Here again, Destein says detailed data is needed on actual incidents that impact the true nature of school conditions, and this data can be used as actionable intelligence. “If you want to improve the school climate, you have to get some good information, and break these categories down to the lowest levels possible. It’s kind of like retail security,” he explains.
In its conclusions section, the federal report opposes age restrictions
on gun purchases but supports the possibility of denying certain individuals the ability to possess a firearm through the process of “extreme risk protection orders.”
And finally, the MSDHS report calls for more officials and administrators to recognize the exigency of the situation. “There must be a sense of urgency—and there is not, across the board—in enhancing school safety.”
The exhaustive MSDHS report contains 14 chapters of findings and recommendations. Virtually every aspect of the school’s response and security program was assessed. Here is one example—the critique of school’s camera surveillance system.
On the day of the shooting, dozens of exterior cameras were in use throughout the school’s 12 buildings and 45-acre campus, the report finds. However, external cameras did not capture Cruz’s arrival on campus as he walked across the parking lot to Building 12.
Thirteen cameras were located within Building 12—three on each floor at the east and west ends of the hall, and two located in each stairwell. However, there were no cameras located inside the classrooms in Building 12. A camera located in the east stairwell of Building 12 captured Cruz entering the building and preparing his weapon. It also captured a short exchange Cruz had with a student before the shooting began.
According to the report, Cruz was next seen leaving the stairwell and entering the first-floor hallway, where he immediately began shooting. Recordings from various cameras showed Cruz as he moved down the hallways and fired into classrooms and at those in the hall. Cameras also showed Cruz climbing and descending stairs. There was a several-minute gap between the time Cruz entered and left the third-floor teacher’s lounge, because there were no cameras in the lounge.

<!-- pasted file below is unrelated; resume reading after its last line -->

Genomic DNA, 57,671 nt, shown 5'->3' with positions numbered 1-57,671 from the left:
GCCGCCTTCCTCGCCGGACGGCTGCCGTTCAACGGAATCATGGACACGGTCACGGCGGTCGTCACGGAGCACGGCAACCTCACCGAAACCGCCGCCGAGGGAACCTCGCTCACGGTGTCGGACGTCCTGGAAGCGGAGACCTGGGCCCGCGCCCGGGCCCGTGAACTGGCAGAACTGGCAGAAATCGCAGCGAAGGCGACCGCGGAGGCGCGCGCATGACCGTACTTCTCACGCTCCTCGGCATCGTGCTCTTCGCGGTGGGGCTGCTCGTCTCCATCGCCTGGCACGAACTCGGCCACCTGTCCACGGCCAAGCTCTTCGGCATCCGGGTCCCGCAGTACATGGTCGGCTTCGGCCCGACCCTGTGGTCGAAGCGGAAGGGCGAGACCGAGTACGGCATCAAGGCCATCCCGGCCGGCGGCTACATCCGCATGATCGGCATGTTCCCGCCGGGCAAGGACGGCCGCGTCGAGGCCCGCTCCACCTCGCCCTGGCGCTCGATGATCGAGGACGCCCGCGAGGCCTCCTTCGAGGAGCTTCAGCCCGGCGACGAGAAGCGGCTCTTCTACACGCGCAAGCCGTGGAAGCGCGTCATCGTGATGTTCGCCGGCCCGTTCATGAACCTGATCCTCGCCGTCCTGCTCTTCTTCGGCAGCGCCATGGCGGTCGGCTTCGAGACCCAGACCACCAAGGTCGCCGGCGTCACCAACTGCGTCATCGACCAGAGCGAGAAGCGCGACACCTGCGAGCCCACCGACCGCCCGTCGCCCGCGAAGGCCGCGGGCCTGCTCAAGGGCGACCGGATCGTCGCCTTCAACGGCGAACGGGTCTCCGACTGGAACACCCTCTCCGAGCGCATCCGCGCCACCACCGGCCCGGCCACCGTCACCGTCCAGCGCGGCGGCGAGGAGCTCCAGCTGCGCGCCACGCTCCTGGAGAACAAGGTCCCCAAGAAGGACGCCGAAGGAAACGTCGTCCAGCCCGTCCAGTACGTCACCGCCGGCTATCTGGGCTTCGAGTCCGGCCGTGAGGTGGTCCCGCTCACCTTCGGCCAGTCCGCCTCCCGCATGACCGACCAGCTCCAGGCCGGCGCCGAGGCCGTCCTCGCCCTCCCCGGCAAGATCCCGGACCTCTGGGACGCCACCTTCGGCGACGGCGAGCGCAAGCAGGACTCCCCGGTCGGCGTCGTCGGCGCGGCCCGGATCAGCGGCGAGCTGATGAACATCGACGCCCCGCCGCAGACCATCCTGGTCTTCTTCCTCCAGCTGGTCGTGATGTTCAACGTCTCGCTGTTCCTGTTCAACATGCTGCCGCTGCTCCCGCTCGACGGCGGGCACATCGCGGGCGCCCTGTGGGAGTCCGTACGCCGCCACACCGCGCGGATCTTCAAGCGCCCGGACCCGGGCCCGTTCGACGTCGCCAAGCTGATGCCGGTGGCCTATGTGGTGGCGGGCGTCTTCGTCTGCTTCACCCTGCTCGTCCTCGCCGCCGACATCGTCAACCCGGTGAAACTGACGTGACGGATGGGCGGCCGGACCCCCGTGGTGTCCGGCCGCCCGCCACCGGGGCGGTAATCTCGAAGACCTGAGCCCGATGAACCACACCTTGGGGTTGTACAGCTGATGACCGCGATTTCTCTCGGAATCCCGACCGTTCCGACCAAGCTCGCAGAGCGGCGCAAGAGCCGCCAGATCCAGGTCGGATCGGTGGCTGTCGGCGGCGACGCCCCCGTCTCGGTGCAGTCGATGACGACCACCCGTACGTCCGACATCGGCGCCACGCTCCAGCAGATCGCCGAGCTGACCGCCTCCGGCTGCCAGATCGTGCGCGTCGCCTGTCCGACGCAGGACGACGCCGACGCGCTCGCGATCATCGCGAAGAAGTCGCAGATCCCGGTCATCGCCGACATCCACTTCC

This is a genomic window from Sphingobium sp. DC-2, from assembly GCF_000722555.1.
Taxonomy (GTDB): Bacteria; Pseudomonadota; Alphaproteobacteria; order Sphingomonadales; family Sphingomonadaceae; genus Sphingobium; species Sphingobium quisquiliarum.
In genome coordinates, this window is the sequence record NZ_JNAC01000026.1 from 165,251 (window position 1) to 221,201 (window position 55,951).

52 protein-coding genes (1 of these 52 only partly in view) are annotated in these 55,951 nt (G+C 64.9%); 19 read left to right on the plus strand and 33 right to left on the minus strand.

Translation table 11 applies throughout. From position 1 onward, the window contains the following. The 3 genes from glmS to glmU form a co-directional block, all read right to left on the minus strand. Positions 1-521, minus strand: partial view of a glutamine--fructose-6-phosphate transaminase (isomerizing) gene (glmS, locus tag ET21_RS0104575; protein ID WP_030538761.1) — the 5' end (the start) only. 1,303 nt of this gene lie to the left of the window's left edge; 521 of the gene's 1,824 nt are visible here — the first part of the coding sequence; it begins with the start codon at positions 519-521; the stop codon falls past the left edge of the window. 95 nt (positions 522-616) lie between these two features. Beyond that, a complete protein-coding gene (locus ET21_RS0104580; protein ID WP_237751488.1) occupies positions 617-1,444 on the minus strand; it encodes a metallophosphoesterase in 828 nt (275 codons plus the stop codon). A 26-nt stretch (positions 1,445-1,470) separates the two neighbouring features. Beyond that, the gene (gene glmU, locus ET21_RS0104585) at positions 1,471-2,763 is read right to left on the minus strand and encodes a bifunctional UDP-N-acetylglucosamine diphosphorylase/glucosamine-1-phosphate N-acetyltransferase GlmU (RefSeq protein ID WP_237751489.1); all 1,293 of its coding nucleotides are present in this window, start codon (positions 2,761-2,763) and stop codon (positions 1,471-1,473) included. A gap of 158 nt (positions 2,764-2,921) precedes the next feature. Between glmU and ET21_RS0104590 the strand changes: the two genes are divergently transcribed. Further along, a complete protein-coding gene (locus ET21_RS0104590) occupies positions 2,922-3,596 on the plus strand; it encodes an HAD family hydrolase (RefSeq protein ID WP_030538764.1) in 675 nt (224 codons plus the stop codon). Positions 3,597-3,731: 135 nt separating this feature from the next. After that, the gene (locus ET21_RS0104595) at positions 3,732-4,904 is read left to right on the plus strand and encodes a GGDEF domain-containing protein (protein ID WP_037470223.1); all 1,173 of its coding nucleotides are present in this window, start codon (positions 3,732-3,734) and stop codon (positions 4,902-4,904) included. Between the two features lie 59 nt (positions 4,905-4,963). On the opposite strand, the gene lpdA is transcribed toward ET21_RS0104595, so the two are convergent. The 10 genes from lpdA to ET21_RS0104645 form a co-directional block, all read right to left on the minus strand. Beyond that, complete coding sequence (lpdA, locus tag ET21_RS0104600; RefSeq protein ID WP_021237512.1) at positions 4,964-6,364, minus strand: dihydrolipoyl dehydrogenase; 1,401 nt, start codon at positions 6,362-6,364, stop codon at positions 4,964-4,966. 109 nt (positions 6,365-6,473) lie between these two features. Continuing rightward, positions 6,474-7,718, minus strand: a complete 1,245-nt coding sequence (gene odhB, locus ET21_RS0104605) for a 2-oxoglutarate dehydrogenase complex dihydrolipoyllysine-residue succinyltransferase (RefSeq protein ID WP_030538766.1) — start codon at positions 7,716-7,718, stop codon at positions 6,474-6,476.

Overall, although camera coverage of the shooting was extensive, the report found two key surveillance-related problems. One was a lack of staff training in camera system operation. “Most school personnel were inadequately trained in how to operate the MSDHS camera system. This lack of familiarity and training adversely affected law enforcement response,” the report finds.
The other problem was a school district policy that does not allow live or real-time remote access to the campus video systems by law enforcement. “Law enforcement’s inability to independently live view the cameras hindered the law enforcement response and caused safety issues because they were unable to determine if Cruz was still in the building,” the report finds. “This delay also hindered victim rescue and medical response.”